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13

Your post doesn't describe much in the way of specs (memory on the LS indexer, log volume or much else) but I'll try and answer your questions best I can first. Disclaimer: I'm one of the logstash devs - Apache going nuts was likely a side effect of the logstash process acting up. I'd put that aside for now. The sane way to make ES f/b/s is add more ES ...


11

Either compile from source or build a .deb package via fpm: Install fpm with gem: # apt-get install rubygems # gem install fpm Compile Redis: # cd /usr/local/src/ # wget http://redis.googlecode.com/files/redis-2.4.16.tar.gz # tar zxvf redis-2.4.16.tar.gz # cd redis-2.4.16/ # make Build .deb package: # mkdir -p /tmp/redis-$VERSION.$$/usr/bin # mkdir ...


8

Create a new config file in /etc/redis/redis-new.conf (copied from redis.conf). Change the pidfile, port, logfile, dir (for the default db) Create a new file /etc/init.d/redis-server-new (copied from the file redis-server). Change the name, pidfile (same as in the config file in 1), deamon_args (the path to the config file in step 1). Make the new file ...


8

By default redis listens on 127.0.0.1 have you edited your redis.conf to include the line bind your.private.ip.address ?


7

After few days of intense trial and errors, I'm glad to be able to say that I've understood where the bottleneck was, and I'll post it here so that other people can benefit from my findings. The problem lies in the pub/sub connections that I was using with socket.io, and in particular in the RedisStore used by socket.io to handle inter-process ...


6

By default, the SELinux policy will only allow services access to recognized ports associated with those services: # semanage port -l | egrep '(^http_port_t|6379)' http_port_t tcp 80, 81, 443, 488, 8008, 8009, 8443, 9000 # curl http://localhost/redis.php Cannot connect to redis server. - add Redis port (6379) to SELinux policy # ...


6

You're abusing Nginx's worker_threads. There is absolutely no need to run that many workers. You should run as many workers as you have CPUs and call it a day. If you're running gunicorn on the same server, you should probably limit nginx workers to two. Otherwise, you're just going to thrash the CPUs with all the context switching required to manage all of ...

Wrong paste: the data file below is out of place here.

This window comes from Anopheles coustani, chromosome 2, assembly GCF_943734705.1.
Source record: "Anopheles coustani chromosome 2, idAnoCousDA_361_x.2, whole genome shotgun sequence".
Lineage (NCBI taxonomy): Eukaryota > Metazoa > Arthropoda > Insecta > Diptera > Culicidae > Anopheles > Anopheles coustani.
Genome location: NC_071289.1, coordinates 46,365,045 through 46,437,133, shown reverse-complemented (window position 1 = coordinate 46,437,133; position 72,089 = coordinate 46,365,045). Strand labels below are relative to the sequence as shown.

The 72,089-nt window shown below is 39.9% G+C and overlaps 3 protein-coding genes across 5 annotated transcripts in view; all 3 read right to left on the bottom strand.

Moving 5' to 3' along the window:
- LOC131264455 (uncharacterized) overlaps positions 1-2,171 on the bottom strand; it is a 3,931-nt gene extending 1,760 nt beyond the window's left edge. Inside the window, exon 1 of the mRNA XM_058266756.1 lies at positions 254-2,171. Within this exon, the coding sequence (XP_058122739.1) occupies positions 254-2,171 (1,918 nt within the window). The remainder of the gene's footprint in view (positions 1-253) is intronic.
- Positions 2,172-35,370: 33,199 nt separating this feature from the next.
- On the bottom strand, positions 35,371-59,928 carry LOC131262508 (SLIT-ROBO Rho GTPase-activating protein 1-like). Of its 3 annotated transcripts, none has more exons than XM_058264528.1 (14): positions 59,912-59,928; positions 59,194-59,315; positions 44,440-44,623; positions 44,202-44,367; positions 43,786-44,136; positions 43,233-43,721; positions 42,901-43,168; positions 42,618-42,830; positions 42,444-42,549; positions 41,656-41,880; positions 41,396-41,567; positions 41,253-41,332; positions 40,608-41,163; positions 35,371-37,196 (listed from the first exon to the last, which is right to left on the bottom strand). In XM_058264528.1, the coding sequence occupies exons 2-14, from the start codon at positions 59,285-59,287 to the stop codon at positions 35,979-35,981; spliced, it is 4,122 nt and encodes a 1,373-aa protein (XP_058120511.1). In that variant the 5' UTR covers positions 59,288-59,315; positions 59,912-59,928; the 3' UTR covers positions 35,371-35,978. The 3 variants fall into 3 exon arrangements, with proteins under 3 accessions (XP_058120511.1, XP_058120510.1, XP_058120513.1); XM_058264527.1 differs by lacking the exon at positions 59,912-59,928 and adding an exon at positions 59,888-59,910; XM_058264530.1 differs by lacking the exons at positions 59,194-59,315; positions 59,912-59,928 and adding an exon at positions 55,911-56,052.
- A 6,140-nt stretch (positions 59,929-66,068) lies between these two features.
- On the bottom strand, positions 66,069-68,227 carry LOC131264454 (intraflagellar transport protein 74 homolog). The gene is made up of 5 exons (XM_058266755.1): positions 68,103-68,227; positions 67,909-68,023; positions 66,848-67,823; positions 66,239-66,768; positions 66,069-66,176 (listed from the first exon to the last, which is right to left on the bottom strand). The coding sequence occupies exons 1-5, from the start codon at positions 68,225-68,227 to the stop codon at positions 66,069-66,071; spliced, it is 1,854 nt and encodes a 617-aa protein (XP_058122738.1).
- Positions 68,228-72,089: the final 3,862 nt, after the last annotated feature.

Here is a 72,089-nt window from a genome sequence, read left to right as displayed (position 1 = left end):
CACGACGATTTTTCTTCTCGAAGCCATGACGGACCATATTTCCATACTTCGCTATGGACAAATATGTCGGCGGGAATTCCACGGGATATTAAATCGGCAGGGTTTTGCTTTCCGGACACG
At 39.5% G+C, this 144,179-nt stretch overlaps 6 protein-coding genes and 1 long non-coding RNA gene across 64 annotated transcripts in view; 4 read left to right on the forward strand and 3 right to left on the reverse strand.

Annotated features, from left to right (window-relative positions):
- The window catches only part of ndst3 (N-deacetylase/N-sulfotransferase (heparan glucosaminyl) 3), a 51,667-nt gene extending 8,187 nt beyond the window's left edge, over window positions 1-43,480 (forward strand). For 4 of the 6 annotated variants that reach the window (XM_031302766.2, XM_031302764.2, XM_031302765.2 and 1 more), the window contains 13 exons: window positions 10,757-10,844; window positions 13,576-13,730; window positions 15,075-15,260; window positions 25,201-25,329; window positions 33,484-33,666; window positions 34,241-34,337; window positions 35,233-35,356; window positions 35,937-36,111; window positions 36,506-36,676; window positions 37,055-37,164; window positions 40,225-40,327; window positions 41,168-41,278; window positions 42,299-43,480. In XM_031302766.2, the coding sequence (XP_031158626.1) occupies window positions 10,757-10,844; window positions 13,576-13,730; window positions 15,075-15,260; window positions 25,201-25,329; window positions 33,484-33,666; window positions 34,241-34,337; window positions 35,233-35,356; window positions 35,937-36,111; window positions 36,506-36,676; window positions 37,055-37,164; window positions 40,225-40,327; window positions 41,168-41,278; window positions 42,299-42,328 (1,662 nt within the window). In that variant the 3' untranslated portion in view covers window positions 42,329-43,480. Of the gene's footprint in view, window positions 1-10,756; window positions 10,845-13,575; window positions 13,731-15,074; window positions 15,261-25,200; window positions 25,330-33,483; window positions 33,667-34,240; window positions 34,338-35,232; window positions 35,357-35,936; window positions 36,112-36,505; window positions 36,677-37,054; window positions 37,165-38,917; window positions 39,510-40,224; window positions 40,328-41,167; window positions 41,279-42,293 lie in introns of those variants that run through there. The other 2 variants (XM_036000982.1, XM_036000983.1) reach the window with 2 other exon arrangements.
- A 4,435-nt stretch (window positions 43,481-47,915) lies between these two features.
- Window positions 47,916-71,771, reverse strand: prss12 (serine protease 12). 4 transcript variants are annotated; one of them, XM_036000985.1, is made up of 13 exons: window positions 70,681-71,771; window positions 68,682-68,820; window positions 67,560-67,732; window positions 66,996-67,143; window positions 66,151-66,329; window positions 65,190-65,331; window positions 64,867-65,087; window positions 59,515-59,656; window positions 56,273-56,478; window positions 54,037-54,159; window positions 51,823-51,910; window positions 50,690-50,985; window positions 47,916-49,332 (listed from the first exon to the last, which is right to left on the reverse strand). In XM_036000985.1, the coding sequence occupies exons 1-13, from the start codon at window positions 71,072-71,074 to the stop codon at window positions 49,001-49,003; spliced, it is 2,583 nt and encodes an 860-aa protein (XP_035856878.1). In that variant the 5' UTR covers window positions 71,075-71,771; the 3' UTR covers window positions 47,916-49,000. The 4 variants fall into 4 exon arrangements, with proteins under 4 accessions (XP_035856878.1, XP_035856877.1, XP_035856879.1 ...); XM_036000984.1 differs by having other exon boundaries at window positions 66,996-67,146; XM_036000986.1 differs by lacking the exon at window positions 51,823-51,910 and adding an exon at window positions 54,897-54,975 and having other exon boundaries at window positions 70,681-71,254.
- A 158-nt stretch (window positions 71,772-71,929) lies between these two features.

6

Is it possible that, in your innermost else block, the call to redis-server is returning immediately, but the server itself is taking more than one second to start up? In that case, wait won't wait long enough.


5

To do this, you need to make sure that your IPTables rules are configured properly. Ubuntu generally leaves their servers wide open by default, which is why I still don't recommend their use as servers unless you are quite well aware of how to do this properly already. I imagine that your iptables -L -nv looks something like this, yes? # iptables -L -nv ...


5

The way we handle this is by creating multiple groups of servers in a layered stack (even if a group currently only needs one instance). The first layer is your Elastic Load Balancer, clearly. The second layer is an Auto Scaling Group of web servers (multi-availability zone). These boot a custom AMI designed be in a proper ready-state for this task on ...


5

I would recommend installing redis on something, your laptop, whatever you have available now. Then generate some nontrivial amount of data shaped like what you plan to store on the eventual server. Say 100,000 values. Then, load that into redis in the way you expect your application to. Then, see how much memory redis is using: redis-cli info | grep ...


4

The output from 'top' might yield some clues. There's a field near the top left labeled '% stolen' which reflects the amount of hardware CPU diverted to other guests on the same physical box. I've seen these kinds of slow downs when the hypervisor decides to allocate more CPU to another guest, especially when I'm performing some long-running CPU-intensive ...


4

At the server side, for a simple failover, you can do it by using Nagios and NRPE. On the Nagios server: define service{ use critical-service host_name B service_description redis:2302 check_command check_tcp!2302 event_handler promote_redis!C!2302 contact_groups ...


3

The trick is to put an init script in your /etc/init.d/ and then use the update-rc.d command to enable/disable it. I use a modified version of this init script. Also take a look at this post. Hope it points you to the right direction.


3